Director, Commonwealth Policy Center

Congressional Republicans finally agreed on a new Speaker of the House. Congressman Mike Johnson (R-LA) shared in his acceptance speech that he was grateful for the opportunity and also acknowledged God for raising up leaders. “I believe that Scripture, the Bible, is very clear: that God is the one who raises up those in authority. He raised up each of you. All of us.” Which brings us to Kentucky where early voting for the governor’s election starts today. Governor Andy Beshear, while on the other end of the political spectrum, also regularly appeals to God and the bible in his bid for a second term. However, he’s not the first Kentuckian to reference God.

During the Civil War, both North and South claimed to have God on their side. Abraham Lincoln quipped, “My concern is not whether God is on our side. My greatest concern is to be on God’s side, for God is always right.” And in the midst of Kentucky’s culture war that’s playing out in the governor’s race, Christians on both sides of the political aisle should be asking whether they’re on God’s side. To bring God into the political quagmire is fraught with danger when He’s used as a tool to serve one’s selfish political ends. But to leave God out of political questions is equally dangerous.

When it comes to Christians and politics, here are a few considerations:

The Bible is the Foundation for Political Thought
There are some who argue that Christianity doesn’t speak to government. However, the Bible speaks to all of life, including our politics (2 Tim. 3:16). In fact, the bible is the foundation for the Christian life. It is God’s revelation of what makes human beings special (Gen. 1:27), what we’re made to do (Gen. 1:26-28), what’s wrong with us (Gen. 3), how we can be made right again (hint: it’s not through politics). Rather, Christians are made new creatures in Christ (2 Cor. 5:17). Yet the Bible also says that God created government (Romans 13:1) for our good and the good of others (I Peter 2:14). In fact, we’re told to pray for our leaders (1 Tim. 2:1-2). The Old Testament shares insights into political leaders, both righteous (Daniel, Nehemiah, Esther, and Moses) and unrighteous (Pharaoh, Ahab, and Mannaseh). Much can be learned from their stories.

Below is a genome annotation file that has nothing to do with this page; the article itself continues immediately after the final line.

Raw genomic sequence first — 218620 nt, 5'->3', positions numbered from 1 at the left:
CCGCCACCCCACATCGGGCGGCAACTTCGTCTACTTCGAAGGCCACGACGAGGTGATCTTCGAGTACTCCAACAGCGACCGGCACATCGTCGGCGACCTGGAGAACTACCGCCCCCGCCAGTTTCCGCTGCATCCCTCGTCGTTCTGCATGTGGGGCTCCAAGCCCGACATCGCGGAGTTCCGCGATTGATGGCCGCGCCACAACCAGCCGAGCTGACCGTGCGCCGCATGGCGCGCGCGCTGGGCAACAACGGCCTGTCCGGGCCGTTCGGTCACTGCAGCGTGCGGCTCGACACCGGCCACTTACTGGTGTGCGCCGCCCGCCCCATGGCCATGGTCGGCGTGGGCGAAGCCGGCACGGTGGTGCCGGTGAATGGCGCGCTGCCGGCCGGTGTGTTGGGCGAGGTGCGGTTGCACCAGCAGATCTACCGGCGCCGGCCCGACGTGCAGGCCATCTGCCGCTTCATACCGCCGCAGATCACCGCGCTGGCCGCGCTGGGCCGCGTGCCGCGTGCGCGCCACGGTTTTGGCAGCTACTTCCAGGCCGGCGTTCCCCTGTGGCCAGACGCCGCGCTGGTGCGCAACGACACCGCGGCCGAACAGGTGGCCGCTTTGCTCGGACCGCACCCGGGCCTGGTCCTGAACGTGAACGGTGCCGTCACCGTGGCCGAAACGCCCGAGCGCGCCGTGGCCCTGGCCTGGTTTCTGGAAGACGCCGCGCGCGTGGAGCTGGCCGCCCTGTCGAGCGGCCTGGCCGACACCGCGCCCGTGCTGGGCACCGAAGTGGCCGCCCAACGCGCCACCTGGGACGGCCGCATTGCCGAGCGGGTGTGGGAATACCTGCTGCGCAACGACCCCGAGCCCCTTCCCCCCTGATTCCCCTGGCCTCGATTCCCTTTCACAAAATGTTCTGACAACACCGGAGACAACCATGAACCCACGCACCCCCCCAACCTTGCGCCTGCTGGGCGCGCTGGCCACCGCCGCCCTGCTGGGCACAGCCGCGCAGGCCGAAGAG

Politics Is a Stewardship
“To whom much is given much is required.” Jesus sets out the principle of stewardship in Luke 12:48. If you are given much religious liberty, you have an obligation to preserve it. If you are given economic opportunity to use your gifts and talents, you have an obligation, not only to preserve that opportunity, but also to use the fruits of your labor to honor God and bless your family and community. If you long for justice, you have an obligation to seek justice. Micah 6:8 says, “He has shown you oh man, what is good and what does Lord require of you, but to act justly, to love, mercy, and to walk humbly with your God.”